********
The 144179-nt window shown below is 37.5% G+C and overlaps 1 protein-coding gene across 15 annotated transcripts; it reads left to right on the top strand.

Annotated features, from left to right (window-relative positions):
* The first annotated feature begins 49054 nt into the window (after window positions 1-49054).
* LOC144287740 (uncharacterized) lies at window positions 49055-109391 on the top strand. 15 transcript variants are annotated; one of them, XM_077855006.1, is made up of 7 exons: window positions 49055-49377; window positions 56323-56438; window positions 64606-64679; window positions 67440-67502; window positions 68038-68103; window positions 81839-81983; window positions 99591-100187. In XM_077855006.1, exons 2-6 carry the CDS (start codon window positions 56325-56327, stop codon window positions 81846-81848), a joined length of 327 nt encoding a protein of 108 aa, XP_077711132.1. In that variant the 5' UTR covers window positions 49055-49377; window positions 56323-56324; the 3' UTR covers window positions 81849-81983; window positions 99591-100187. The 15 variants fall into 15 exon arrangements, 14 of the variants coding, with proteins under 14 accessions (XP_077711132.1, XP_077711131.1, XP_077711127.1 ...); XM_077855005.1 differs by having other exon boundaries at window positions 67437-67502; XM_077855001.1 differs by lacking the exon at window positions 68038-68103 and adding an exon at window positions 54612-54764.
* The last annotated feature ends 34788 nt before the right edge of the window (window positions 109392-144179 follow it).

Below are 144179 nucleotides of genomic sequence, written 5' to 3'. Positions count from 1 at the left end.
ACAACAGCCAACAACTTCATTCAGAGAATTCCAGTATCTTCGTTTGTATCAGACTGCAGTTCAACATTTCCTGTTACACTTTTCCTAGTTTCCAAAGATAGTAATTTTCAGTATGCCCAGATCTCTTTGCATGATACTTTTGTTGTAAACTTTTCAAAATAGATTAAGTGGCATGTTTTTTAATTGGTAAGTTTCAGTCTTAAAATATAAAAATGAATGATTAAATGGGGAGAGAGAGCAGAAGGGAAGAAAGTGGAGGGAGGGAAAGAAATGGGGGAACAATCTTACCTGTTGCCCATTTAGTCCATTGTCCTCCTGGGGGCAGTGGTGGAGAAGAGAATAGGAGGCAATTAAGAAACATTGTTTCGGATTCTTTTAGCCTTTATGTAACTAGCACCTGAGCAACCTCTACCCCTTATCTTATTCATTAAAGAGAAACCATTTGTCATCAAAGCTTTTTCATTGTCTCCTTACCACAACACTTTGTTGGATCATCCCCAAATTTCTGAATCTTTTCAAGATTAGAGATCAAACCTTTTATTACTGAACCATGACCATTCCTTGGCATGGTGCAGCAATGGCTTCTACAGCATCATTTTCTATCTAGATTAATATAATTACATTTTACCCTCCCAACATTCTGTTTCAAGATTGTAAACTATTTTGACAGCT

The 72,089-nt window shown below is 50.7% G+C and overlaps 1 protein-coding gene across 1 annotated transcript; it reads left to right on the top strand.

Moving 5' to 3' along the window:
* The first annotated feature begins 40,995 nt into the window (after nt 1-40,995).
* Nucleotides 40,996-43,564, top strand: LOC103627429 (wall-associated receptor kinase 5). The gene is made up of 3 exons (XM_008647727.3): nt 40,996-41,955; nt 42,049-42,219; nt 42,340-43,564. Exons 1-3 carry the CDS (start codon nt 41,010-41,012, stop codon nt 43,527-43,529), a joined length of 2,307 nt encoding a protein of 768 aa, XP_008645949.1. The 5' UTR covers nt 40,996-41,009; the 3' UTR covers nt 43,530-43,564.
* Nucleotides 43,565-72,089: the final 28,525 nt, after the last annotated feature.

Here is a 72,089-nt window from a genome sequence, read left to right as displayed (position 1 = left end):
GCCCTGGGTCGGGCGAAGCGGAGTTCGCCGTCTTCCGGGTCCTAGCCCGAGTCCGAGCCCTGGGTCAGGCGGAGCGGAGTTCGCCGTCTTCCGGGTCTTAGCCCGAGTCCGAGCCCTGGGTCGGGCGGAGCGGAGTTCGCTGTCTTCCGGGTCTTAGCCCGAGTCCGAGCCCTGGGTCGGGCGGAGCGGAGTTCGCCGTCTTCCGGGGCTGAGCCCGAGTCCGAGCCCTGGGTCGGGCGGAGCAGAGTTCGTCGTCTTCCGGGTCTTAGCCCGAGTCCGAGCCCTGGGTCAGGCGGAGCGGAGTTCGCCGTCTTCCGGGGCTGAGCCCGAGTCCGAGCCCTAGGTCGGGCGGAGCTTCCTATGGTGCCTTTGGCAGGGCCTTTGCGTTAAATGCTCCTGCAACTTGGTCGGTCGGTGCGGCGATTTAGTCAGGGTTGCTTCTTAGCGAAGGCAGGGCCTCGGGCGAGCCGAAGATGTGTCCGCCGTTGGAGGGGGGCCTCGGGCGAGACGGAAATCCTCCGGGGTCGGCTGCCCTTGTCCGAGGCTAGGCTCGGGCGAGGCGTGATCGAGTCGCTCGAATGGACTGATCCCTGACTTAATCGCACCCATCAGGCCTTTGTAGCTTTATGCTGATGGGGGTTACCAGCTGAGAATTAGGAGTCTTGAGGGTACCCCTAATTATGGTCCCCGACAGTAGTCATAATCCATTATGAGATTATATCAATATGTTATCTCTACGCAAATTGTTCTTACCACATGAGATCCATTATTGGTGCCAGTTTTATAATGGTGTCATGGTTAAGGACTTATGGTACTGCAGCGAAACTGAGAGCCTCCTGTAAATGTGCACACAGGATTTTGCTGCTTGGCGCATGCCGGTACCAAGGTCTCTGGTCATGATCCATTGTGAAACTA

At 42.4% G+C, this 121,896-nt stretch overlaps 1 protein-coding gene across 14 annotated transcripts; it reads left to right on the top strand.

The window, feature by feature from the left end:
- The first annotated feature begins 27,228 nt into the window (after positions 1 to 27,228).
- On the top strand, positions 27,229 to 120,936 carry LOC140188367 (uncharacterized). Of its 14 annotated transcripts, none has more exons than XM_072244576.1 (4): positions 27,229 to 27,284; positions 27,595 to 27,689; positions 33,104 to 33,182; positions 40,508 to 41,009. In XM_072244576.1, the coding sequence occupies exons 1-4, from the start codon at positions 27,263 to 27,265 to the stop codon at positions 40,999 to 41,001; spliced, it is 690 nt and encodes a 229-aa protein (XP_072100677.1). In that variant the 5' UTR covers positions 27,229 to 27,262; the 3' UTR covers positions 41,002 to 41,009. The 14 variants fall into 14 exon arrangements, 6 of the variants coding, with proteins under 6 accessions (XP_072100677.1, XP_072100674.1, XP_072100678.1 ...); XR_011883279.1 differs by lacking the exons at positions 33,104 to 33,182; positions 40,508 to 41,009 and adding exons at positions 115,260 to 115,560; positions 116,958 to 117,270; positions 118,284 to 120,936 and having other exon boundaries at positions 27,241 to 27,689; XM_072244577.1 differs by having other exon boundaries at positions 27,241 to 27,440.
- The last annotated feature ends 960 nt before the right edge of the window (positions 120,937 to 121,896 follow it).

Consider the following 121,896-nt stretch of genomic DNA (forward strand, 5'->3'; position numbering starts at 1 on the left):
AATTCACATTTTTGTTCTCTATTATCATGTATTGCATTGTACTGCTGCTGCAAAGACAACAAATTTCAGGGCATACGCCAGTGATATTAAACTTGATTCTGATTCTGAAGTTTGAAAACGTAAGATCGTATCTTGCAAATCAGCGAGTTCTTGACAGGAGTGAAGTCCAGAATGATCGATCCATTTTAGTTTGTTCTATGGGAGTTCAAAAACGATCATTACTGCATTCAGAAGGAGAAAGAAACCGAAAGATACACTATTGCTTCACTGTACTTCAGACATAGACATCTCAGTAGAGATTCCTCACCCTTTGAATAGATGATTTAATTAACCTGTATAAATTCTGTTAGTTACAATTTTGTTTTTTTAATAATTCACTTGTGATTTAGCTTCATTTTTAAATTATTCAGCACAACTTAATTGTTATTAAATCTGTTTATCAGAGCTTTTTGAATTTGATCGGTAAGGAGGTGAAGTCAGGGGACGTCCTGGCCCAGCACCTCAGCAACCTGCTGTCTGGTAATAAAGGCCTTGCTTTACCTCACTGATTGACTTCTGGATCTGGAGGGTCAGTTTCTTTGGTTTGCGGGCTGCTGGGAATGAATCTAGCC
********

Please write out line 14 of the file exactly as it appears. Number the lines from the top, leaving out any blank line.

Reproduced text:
GCCCTGGGTCGGGCGAAGCGGAGTTCGCCGTCTTCCGGGTCCTAGCCCGAGTCCGAGCCCTGGGTCAGGCGGAGCGGAGTTCGCCGTCTTCCGGGTCTTAGCCCGAGTCCGAGCCCTGGGTCGGGCGGAGCGGAGTTCGCTGTCTTCCGGGTCTTAGCCCGAGTCCGAGCCCTGGGTCGGGCGGAGCGGAGTTCGCCGTCTTCCGGGGCTGAGCCCGAGTCCGAGCCCTGGGTCGGGCGGAGCAGAGTTCGTCGTCTTCCGGGTCTTAGCCCGAGTCCGAGCCCTGGGTCAGGCGGAGCGGAGTTCGCCGTCTTCCGGGGCTGAGCCCGAGTCCGAGCCCTAGGTCGGGCGGAGCTTCCTATGGTGCCTTTGGCAGGGCCTTTGCGTTAAATGCTCCTGCAACTTGGTCGGTCGGTGCGGCGATTTAGTCAGGGTTGCTTCTTAGCGAAGGCAGGGCCTCGGGCGAGCCGAAGATGTGTCCGCCGTTGGAGGGGGGCCTCGGGCGAGACGGAAATCCTCCGGGGTCGGCTGCCCTTGTCCGAGGCTAGGCTCGGGCGAGGCGTGATCGAGTCGCTCGAATGGACTGATCCCTGACTTAATCGCACCCATCAGGCCTTTGTAGCTTTATGCTGATGGGGGTTACCAGCTGAGAATTAGGAGTCTTGAGGGTACCCCTAATTATGGTCCCCGACAGTAGTCATAATCCATTATGAGATTATATCAATATGTTATCTCTACGCAAATTGTTCTTACCACATGAGATCCATTATTGGTGCCAGTTTTATAATGGTGTCATGGTTAAGGACTTATGGTACTGCAGCGAAACTGAGAGCCTCCTGTAAATGTGCACACAGGATTTTGCTGCTTGGCGCATGCCGGTACCAAGGTCTCTGGTCATGATCCATTGTGAAACTA